"[College Unbound] is the only place I could be a mom, work full-time, and still get good grades; it just fits me!"
In the latest installment of our Student Snapshots series, we are pleased to highlight Rochanda Delves and her project, Love Thy Neighbor. Rochanda has been making great strides with her project. I sat down with her one Wednesday afternoon and really got to know more about this incredible woman and her inspiring project.
CU: Let’s start with an easy one: tell me about your project.
Rochanda Delves: I am the co-founder of Love Thy Neighbor, a non-profit project that collects donations to pass out to the homeless and those in dire need. We focus mostly in Rhode Island, though just a few weeks ago, we sent out two huge boxes of donations to North Carolina for the victims of Hurricane Matthew. The idea actually came from Lisa Costa who wanted to give back, but it wasn’t really my thing until this one particular night. I was driving down Broad Street with my kids and I saw the homeless population that roams up and down Broad St. and I just…I wanted to do something to help.
CU: What communities do Love Thy Neighbor serve? How has the community response been to your efforts?
RD: Anywhere that we see a need, we serve, but right now, we are focusing in Providence and Central Falls, but we are looking to expand in Pawtucket.
CU: Why did you pursue a project within the non-profit sector?
RD: Because it hit home for me. I know what it’s like to be someone in need with nowhere to go to get a little help. I know what it’s like to suffer in silence. I know what it’s like to have that need and not have that need met. And I don’t want anyone to feel that way.
CU: How did you come to College Unbound (CU) and what effects have you seen in your life as a result of being at CU?
RD: My cousin, Dannielle Delves, graduated from CU and she kept talking about how great it is. Of course, I was hesitant at first because I had started and stopped school so many times. Life just got in the way every time and so I felt discouraged. I didn’t think I was ready, but something in the back of my head told me to just do it!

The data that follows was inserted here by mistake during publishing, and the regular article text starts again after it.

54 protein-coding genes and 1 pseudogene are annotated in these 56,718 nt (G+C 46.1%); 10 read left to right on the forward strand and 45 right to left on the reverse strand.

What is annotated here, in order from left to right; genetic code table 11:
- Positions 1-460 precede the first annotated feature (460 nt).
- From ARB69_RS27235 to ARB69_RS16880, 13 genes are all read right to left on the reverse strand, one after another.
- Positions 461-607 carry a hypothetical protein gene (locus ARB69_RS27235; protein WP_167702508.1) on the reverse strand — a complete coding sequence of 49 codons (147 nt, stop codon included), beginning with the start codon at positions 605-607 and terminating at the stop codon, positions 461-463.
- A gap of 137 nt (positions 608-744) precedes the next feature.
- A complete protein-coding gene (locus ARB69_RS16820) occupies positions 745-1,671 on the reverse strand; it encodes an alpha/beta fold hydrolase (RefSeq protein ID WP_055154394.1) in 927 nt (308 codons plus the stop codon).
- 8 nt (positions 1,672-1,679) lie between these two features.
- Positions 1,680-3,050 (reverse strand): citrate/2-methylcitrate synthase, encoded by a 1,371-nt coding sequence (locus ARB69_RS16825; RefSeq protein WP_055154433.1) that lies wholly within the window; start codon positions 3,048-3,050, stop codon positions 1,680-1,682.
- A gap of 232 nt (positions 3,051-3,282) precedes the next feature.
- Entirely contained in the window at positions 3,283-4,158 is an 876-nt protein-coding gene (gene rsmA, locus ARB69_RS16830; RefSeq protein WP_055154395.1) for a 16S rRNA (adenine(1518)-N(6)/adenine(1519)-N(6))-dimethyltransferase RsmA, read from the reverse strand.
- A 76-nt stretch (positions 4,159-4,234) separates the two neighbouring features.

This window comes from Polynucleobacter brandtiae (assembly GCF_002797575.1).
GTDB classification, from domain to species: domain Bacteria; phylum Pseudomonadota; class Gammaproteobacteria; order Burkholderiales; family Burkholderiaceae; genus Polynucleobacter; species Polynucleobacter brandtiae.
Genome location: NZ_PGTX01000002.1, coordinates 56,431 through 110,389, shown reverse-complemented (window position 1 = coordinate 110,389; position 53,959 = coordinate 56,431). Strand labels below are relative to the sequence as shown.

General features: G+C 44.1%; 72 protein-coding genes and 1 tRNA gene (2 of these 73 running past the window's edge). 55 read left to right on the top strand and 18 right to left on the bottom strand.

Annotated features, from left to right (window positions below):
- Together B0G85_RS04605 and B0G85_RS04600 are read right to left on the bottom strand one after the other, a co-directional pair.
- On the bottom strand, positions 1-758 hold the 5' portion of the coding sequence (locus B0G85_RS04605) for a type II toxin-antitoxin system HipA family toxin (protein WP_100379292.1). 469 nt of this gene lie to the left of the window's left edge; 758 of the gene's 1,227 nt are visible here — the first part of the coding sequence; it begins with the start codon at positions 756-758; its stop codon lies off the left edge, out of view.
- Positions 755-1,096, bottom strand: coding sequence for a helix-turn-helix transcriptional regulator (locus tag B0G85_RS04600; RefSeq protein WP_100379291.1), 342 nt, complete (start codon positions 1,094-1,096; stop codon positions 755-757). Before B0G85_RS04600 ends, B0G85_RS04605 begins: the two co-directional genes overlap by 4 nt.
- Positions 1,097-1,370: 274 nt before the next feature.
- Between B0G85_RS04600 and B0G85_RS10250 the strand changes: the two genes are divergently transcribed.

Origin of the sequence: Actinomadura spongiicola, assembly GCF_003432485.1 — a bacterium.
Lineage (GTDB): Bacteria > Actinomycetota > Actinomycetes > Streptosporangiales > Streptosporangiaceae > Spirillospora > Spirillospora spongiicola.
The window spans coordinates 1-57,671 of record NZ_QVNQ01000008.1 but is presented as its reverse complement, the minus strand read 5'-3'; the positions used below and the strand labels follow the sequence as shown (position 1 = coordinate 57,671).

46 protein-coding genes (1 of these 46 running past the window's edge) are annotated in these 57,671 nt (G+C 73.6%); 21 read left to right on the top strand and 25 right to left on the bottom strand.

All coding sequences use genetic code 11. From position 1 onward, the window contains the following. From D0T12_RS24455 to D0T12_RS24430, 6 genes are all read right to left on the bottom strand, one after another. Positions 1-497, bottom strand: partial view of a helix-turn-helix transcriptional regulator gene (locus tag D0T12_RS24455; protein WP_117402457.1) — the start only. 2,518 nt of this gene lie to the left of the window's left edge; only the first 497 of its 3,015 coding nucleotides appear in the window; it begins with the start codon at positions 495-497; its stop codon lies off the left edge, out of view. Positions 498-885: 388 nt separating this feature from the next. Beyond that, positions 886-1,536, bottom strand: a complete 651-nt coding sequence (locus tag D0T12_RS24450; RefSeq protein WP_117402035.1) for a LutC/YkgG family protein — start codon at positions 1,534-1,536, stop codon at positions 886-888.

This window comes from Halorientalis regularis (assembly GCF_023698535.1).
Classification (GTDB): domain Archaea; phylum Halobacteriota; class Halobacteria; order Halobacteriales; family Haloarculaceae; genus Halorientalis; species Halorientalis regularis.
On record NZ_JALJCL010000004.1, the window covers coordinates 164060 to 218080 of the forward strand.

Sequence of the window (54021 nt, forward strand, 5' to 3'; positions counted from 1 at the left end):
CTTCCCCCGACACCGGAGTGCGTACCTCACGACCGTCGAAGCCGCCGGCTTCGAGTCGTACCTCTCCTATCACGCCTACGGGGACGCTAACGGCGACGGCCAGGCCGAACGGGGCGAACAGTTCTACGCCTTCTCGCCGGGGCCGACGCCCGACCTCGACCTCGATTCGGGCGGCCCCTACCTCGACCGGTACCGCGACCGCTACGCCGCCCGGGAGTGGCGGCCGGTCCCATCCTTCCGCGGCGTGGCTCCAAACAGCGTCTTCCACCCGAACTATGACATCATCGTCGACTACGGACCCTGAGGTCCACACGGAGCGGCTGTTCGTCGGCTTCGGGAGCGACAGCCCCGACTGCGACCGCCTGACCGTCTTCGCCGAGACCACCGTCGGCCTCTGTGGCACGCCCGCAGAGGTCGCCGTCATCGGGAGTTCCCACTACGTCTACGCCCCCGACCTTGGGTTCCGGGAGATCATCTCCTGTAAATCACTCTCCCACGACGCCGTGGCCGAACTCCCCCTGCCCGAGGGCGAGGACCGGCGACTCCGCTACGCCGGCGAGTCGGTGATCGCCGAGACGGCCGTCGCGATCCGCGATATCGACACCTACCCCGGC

The first term at CU, I felt like I wanted to jump off a bridge [laughs]. Seriously, I felt like I was all over the place; but now that I am really in the program and I have a flow and a rhythm, it’s been the best experience. That’s why I always tell my classmates, “If you can get past the first two terms, it will get better!” CU just fits my lifestyle. I tried CCRI, RIC, PC and this is the only place I could be a mom, work full-time, and still get good grades; it just fits me! I’ve always wanted something, but there was never a real goal. With CU, I see the real goal now and that it's a possibility. I don’t feel stuck; I have a goal and a plan to get it! I’m learning to advocate for myself and advocate for others when, in the past, I didn’t feel I could advocate. Now I can tell my kids, “I’m going back to school because I don’t want to struggle.”
CU: What's the biggest issue your project solves? Where do you see it going in the future?
RD: First, can I just say people don’t want to help? [laughs]. I’m kidding. Kinda. I think the biggest issue is that there are not enough donations and services to truly make an impact in these people’s lives. As for where I am going, I would love to have a documentary. I would love to see a Love Thy Neighbor chapter in every city in Rhode Island, in every state in the country, even! I just want to help people that don’t have the support - I want to make a difference.
CU: When was the last time your project inspired you or humbled you?
RD: Actually, it was recently. Love Thy Neighbor was completing a distribution of donations to the homeless around Providence. There was one woman there with her young daughter and I was passing out a bag with some lotion and other little toiletries. She reached out, took my hand, and said, “I prayed for someone to come and give me a bag so I could give my daughter some lotion.” I started tearing up. As a mom, I know what it’s like to want to give your child something and how grateful you feel when something or someone comes along and offers you that thing you were hoping for. In that moment, I knew I needed to be doing this project.
CU: Where can I find Love Thy Neighbor (online or in-person)?
RD: We have a Facebook page and you can also drop off donations at It’s Hair Barbershop, on 824 Broad Street in Providence.
CU: In the spirit of giving back and using your voice to help others, who would you like to spotlight for helping you and your project thus far?
RD: My friend, Keith Spady. He has been my friend for the past 13 years and every time I felt like I wanted to give up, he’s always found a way to say something that reminds me of why I am doing what I’m doing.
CU: Is there anything else you would like to say about Love Thy Neighbor?
RD: We collect toiletries so if anyone would like to donate, please feel free to drop off your donations at It’s Hair Barbershop on 824 Broad Street in Providence. We accept trial sizes, too! I think giving back is truly a good feeling.